According to three people familiar with the situation, Elon Musk promised banks that agreed to help fund his $44 billion acquisition of Twitter Inc that he could cut executive and board pay at the social media business in an effort to minimise expenses, and that he would discover new ways to monetize tweets.
According to the individuals, Musk made the pitch to lenders as he attempted to arrange funding for the buyout days after submitting his bid to Twitter on April 14. On April 21, his disclosure of bank pledges was critical in Twitter’s board accepting his “best and last” offer.
Musk had to persuade the banks that Twitter generated enough cash flow to service the debt he was seeking.
In the end, he was able to acquire $13 billion in loans secured against Twitter, as well as a $12.5 billion margin loan related to his Tesla stock. He promised to pay the balance of the consideration with his own money.
According to the individuals, Musk’s pitch to banks was more about his vision than hard commitments, and the exact cost reduction he will pursue once he buys Twitter are unknown. According to the sources, the proposal he detailed to banks was lacking in depth.
Musk has tweeted about cutting the pay of Twitter’s board directors, which he claims could save the company $3 million. According to corporate documents, Twitter’s stock-based compensation for the fiscal year ending December 31, 2021 was $630 million, a 33% increase from 2020.
In his pitch to financiers, Musk also mentioned Twitter’s gross margin, which is substantially lower than competitors like Meta Platform Inc’s Facebook and Pinterest, claiming that this gives plenty of room to run the company more cost-effectively. Because the topic is private, the sources requested anonymity. A spokesperson for Musk declined to comment.
Earlier on Thursday, Bloomberg News reported that Musk expressly highlighted job cutbacks as part of his presentation to banks. According to one of the insiders, Musk will not make job-cut decisions until he takes over the company later this year. He proceeded with the acquisition despite not having access to private information about the company’s financial performance or headcount.
According to the sources, Musk informed the banks that he also aims to build features to increase business revenue, such as new ways to monetize tweets that contain significant information or go viral.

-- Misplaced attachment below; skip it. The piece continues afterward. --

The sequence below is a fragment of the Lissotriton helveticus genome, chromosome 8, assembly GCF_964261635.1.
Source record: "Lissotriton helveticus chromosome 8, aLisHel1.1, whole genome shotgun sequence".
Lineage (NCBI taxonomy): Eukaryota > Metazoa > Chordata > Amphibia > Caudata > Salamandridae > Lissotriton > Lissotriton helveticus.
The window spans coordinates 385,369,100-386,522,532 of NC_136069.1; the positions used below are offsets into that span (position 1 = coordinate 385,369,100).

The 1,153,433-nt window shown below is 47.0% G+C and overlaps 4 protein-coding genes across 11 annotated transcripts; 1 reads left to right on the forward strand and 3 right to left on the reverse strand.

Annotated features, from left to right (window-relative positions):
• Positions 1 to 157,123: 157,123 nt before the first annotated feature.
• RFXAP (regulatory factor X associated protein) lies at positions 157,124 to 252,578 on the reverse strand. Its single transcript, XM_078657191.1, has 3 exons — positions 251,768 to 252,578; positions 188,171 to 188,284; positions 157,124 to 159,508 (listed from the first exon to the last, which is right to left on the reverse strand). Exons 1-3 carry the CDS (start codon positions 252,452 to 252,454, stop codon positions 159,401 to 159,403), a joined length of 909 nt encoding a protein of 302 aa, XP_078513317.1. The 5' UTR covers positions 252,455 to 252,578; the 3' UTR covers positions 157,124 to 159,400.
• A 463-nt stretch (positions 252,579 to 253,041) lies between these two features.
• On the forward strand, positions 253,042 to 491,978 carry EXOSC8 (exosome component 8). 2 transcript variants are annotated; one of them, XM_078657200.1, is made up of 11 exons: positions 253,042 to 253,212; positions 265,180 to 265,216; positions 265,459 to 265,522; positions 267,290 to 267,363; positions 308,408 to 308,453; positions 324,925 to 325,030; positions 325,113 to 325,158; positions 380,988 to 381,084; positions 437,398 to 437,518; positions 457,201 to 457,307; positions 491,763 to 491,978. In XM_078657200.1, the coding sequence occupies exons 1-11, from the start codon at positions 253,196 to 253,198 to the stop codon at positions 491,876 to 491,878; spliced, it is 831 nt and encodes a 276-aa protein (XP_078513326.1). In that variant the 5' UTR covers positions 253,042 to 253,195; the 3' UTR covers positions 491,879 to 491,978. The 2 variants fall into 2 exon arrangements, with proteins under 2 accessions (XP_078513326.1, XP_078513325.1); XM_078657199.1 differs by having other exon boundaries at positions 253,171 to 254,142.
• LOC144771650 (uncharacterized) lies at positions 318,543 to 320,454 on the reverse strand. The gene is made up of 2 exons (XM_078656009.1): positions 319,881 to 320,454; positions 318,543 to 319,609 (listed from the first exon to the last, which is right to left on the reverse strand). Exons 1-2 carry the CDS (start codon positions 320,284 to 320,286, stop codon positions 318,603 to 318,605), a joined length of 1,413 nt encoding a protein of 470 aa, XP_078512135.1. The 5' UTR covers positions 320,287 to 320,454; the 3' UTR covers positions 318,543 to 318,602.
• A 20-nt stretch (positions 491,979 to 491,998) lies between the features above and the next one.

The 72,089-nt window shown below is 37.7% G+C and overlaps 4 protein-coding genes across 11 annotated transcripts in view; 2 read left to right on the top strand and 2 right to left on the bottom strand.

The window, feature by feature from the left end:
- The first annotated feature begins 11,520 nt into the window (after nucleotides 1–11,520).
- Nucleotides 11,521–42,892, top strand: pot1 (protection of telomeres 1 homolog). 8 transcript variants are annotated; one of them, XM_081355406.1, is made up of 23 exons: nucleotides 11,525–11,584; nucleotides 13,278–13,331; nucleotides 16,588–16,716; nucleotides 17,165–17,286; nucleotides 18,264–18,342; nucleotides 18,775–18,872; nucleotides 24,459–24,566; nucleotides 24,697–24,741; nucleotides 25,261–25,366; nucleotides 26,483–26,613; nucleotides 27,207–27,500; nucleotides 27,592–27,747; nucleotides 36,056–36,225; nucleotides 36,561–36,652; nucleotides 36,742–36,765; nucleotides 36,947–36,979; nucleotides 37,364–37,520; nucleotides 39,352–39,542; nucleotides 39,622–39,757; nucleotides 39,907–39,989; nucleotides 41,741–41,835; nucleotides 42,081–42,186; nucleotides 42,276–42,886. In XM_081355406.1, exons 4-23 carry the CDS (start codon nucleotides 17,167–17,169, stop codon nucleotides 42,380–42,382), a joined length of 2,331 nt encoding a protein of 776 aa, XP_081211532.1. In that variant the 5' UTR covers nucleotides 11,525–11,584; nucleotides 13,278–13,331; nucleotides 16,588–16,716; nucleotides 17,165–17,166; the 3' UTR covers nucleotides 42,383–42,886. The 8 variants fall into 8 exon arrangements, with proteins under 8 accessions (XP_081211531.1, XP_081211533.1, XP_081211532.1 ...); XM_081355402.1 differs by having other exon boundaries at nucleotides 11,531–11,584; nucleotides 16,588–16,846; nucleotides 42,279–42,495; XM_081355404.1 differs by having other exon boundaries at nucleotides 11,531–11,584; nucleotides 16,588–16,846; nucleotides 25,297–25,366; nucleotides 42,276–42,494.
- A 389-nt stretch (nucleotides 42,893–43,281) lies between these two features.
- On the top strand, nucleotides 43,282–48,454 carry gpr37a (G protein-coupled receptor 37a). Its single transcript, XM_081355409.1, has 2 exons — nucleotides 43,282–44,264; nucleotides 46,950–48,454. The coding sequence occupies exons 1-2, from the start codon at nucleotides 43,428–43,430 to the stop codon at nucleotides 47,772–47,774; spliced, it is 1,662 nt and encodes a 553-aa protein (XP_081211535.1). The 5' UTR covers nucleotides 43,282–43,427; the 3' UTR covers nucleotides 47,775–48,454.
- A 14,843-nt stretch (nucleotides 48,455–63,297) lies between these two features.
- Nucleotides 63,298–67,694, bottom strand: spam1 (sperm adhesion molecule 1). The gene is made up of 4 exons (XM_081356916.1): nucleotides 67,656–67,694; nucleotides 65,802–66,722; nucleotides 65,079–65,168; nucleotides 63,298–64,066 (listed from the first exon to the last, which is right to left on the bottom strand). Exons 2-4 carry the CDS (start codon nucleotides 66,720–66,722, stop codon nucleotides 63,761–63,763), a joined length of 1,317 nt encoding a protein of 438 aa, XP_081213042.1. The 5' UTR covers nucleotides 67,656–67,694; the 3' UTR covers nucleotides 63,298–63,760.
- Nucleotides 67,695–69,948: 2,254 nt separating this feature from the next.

He proposed charging a fee anytime a third-party website wishes to quote or embed a verified individual’s or organization’s tweet.
Musk proposed a slew of modifications to the social media giant’s Twitter Blue premium subscription service earlier this month, including lowering the price, prohibiting advertising, and allowing users to pay in the cryptocurrency dogecoin. The premium Blue service on Twitter now costs $2.99 per month.
Musk stated in another deleted post that he wants to eliminate Twitter’s reliance on advertising for a large portion of its revenue.
According to the sources, Musk, whose net worth is estimated to be $246 billion, has suggested that he will assist the banks in marketing the syndicated debt to investors, and that he may reveal more specifics about his business plan for Twitter at that time.
Musk has also lined up a new CEO for Twitter, according to one of the individuals, who declined to identify the individual.
The Tesla Inc CEO also told the banks that he will seek moderation policies on the social media site that are as free as feasible within the legal limits of each jurisdiction in which Twitter operates, according to the sources, a view that Musk has publicly stated.
The $13 billion Twitter debt is seven times the company’s estimated earnings before interest, taxes, depreciation, and amortisation in 2022. According to the sources, this was too hazardous for several institutions, who decided to participate exclusively in the margin loan.
According to the sources, another reason some banks opted out is that they believed Musk’s unpredictability would result in a talent exodus from Twitter, damaging the company’s operations.
There was no comment on the issue from Twitter.
(Adapted from WionNews.com)